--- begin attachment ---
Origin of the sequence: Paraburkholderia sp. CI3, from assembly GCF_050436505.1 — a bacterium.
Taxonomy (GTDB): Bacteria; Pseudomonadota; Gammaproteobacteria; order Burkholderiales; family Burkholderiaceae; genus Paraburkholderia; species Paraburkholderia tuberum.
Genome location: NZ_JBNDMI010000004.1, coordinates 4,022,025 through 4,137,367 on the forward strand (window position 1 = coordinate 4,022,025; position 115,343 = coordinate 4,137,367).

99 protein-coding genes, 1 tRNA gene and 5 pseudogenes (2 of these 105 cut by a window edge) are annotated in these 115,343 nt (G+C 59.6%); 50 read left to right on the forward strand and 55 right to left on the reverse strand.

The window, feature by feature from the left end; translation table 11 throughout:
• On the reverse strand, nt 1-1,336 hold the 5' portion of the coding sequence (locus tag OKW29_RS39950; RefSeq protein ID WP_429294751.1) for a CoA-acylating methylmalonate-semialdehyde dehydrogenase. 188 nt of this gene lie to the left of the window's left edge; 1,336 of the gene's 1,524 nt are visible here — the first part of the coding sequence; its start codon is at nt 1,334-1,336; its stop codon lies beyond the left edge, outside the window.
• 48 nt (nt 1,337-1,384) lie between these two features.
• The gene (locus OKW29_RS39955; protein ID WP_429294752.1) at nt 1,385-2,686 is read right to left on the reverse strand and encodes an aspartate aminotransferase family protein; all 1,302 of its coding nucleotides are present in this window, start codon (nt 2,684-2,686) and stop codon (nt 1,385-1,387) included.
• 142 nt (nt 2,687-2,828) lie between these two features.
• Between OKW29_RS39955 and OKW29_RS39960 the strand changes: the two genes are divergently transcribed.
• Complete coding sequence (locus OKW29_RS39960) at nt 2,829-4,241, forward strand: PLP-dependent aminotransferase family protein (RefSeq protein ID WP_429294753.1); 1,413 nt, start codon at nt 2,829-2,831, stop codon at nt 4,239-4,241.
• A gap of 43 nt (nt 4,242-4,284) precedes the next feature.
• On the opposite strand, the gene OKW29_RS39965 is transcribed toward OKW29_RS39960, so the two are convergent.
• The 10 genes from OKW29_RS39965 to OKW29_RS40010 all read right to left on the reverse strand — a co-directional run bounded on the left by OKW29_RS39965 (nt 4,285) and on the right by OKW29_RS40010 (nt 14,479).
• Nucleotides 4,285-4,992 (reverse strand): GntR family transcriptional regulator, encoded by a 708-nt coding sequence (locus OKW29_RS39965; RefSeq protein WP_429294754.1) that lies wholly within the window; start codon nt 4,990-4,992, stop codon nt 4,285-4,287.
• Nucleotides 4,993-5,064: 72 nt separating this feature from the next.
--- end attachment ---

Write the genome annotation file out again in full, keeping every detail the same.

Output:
Origin of the sequence: Paraburkholderia sp. CI3, from assembly GCF_050436505.1 — a bacterium.
Taxonomy (GTDB): Bacteria; Pseudomonadota; Gammaproteobacteria; order Burkholderiales; family Burkholderiaceae; genus Paraburkholderia; species Paraburkholderia tuberum.
Genome location: NZ_JBNDMI010000004.1, coordinates 4,022,025 through 4,137,367 on the forward strand (window position 1 = coordinate 4,022,025; position 115,343 = coordinate 4,137,367).

99 protein-coding genes, 1 tRNA gene and 5 pseudogenes (2 of these 105 cut by a window edge) are annotated in these 115,343 nt (G+C 59.6%); 50 read left to right on the forward strand and 55 right to left on the reverse strand.

The window, feature by feature from the left end; translation table 11 throughout:
• On the reverse strand, nt 1-1,336 hold the 5' portion of the coding sequence (locus tag OKW29_RS39950; RefSeq protein ID WP_429294751.1) for a CoA-acylating methylmalonate-semialdehyde dehydrogenase. 188 nt of this gene lie to the left of the window's left edge; 1,336 of the gene's 1,524 nt are visible here — the first part of the coding sequence; its start codon is at nt 1,334-1,336; its stop codon lies beyond the left edge, outside the window.
• 48 nt (nt 1,337-1,384) lie between these two features.
• The gene (locus OKW29_RS39955; protein ID WP_429294752.1) at nt 1,385-2,686 is read right to left on the reverse strand and encodes an aspartate aminotransferase family protein; all 1,302 of its coding nucleotides are present in this window, start codon (nt 2,684-2,686) and stop codon (nt 1,385-1,387) included.
• 142 nt (nt 2,687-2,828) lie between these two features.
• Between OKW29_RS39955 and OKW29_RS39960 the strand changes: the two genes are divergently transcribed.
• Complete coding sequence (locus OKW29_RS39960) at nt 2,829-4,241, forward strand: PLP-dependent aminotransferase family protein (RefSeq protein ID WP_429294753.1); 1,413 nt, start codon at nt 2,829-2,831, stop codon at nt 4,239-4,241.
• A gap of 43 nt (nt 4,242-4,284) precedes the next feature.
• On the opposite strand, the gene OKW29_RS39965 is transcribed toward OKW29_RS39960, so the two are convergent.
• The 10 genes from OKW29_RS39965 to OKW29_RS40010 all read right to left on the reverse strand — a co-directional run bounded on the left by OKW29_RS39965 (nt 4,285) and on the right by OKW29_RS40010 (nt 14,479).
• Nucleotides 4,285-4,992 (reverse strand): GntR family transcriptional regulator, encoded by a 708-nt coding sequence (locus OKW29_RS39965; RefSeq protein WP_429294754.1) that lies wholly within the window; start codon nt 4,990-4,992, stop codon nt 4,285-4,287.
• Nucleotides 4,993-5,064: 72 nt separating this feature from the next.